OSHA under Acosta: facing potential budget cuts

The past few months have been slow moving in regards to the Trump administration’s approach to the Department of Labor. From President Trump’s first pick for Secretary of Labor withdrawing his nomination in mid-February to the backlash surrounding Trump’s proposed “skinny budget,” there is likely significant change on the horizon for this important government agency.

The skinny budget
The “America First: A Budget Blueprint to Make America Great Again” proposal from the Office of Management and Budget aims to increase defense spending, spending for immigration enforcement and toward the enforcement of violent crimes. According to the budget, these changes will put “America first by keeping more of America’s hard-earned tax dollars here at home.”

Under the President’s 2018 Budget, the Department of Labor will see a 21 percent decrease from the 2017 annualized CR level. This will bring the agency’s annual budget down to $9.6 from $12.2 billion. According to the budget, a majority of the major cuts will come from reducing funding for “ineffective, duplicative, and peripheral job training grants. As part of this, [the blueprint] eliminates the Senior Community Service Employment Program (SCSEP), for a savings of $434 million from the 2017 annualized CR level.”

“The Department of Labor budget will decrease to $9.6 from $12.2 billion.”

It also would eliminate the Bureau of International Labor Affairs’ grant funding opportunities and encourage the department to work hard ensure all U.S. trade agreements benefit American workers. Other cuts include decreasing federal support for employee service formula grants and job training. This shifts the primary responsibility for funding these services to the states and local governments.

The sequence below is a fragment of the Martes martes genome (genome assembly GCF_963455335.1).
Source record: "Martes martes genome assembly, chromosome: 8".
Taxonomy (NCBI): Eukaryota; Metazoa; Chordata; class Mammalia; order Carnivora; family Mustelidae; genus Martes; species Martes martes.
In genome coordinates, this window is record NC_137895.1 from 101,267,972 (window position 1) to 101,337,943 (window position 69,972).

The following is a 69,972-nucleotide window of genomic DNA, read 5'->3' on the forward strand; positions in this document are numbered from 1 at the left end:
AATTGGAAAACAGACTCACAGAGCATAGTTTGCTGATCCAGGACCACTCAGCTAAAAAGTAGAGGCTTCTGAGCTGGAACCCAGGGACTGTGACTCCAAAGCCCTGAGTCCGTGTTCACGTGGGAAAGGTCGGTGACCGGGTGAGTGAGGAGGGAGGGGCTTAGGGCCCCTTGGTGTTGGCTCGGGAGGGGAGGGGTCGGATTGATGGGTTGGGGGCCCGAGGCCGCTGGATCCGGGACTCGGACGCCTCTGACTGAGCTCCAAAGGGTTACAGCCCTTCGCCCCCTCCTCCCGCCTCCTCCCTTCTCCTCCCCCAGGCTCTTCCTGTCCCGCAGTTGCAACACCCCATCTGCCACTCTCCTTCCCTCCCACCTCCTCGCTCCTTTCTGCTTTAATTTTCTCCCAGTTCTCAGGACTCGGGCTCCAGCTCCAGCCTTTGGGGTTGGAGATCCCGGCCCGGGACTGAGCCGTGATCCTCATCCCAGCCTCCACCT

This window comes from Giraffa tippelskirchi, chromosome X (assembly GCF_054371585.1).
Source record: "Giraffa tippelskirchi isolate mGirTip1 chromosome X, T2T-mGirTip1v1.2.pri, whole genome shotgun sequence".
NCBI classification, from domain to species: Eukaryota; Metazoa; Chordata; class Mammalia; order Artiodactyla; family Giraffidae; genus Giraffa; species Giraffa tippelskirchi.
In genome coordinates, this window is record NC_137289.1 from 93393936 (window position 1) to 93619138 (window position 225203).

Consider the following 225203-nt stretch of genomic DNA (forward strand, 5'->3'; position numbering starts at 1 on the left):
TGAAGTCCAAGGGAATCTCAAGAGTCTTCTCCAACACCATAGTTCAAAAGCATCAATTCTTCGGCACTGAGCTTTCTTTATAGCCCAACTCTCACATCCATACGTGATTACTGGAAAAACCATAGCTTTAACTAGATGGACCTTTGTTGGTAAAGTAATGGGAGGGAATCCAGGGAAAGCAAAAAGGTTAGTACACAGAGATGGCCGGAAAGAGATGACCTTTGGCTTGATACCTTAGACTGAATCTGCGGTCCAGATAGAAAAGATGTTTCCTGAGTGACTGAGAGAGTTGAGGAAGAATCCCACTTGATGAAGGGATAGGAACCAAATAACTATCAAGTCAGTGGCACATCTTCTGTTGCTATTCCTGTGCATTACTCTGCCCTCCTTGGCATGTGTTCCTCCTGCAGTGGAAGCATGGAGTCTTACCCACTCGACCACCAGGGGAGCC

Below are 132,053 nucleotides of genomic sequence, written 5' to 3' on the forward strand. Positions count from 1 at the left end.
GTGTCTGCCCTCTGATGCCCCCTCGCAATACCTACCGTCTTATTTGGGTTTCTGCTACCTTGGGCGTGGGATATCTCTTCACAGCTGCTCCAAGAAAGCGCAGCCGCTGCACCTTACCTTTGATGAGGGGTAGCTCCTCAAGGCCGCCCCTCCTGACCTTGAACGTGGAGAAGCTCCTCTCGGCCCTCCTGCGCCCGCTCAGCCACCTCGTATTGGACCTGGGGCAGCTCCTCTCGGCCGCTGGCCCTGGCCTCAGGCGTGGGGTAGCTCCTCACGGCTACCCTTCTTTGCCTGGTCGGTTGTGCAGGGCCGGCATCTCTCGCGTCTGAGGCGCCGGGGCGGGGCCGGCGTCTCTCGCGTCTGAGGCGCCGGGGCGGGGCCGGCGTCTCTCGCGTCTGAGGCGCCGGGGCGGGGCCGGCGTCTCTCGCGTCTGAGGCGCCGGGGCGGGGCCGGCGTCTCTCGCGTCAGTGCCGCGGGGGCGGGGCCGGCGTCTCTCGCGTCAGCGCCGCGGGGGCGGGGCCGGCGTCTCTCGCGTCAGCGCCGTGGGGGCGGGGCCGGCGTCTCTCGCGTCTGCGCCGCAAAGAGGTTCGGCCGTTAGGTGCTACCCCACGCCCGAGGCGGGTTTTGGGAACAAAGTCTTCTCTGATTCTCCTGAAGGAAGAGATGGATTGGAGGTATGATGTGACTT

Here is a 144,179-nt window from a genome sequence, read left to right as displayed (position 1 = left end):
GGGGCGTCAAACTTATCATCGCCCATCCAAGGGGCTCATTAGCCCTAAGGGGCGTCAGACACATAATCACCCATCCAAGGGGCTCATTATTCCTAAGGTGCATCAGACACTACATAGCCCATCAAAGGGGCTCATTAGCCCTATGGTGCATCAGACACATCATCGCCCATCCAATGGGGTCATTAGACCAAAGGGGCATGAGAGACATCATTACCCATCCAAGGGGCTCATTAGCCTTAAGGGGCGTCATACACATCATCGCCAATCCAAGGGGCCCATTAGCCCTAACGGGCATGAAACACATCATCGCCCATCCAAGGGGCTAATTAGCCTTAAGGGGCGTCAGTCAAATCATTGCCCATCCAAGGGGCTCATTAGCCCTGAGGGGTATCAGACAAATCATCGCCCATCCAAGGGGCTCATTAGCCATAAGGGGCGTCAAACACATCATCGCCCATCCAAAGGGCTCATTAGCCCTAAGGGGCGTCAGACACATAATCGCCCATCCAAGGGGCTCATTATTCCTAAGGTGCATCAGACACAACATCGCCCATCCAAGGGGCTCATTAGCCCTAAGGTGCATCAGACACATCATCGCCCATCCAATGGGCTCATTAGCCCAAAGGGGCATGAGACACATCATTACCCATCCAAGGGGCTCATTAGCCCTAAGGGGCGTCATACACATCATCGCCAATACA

This budget also seeks to get rid of “the Occupational Safety and Health Administration’s unproven training grants, yielding savings of almost $11 million from the 2017 annualized CR level and focusing the agency on its central work of keeping workers safe on the job.”

The budget suggests expanding apprenticeship opportunities, which would emphasize a more evidence-based approach to preparing employees on the job. Authors of the budget also wrote that it hopes to improve Job Corps for disadvantaged youth by closing down centers it deems does an inadequate job at preparing or educating students for their jobs.

The new Secretary of Labor
Trump’s second pick for Secretary of Labor, Alexander Acosta, the dean for Florida International University’s College of Law, will undergo his confirmation on March 22. Within this hearing, Bloomberg BNA reported Acosta is likely to face questioning regarding these specific budget cuts. An Acosta spokeswoman told the news outlet that Acosta was not briefed on the budget proposal prior to its release. Additionally, the budget authors wrote the DOL section without a confirmed political leader, unlike other portions of the budgetary blueprint.

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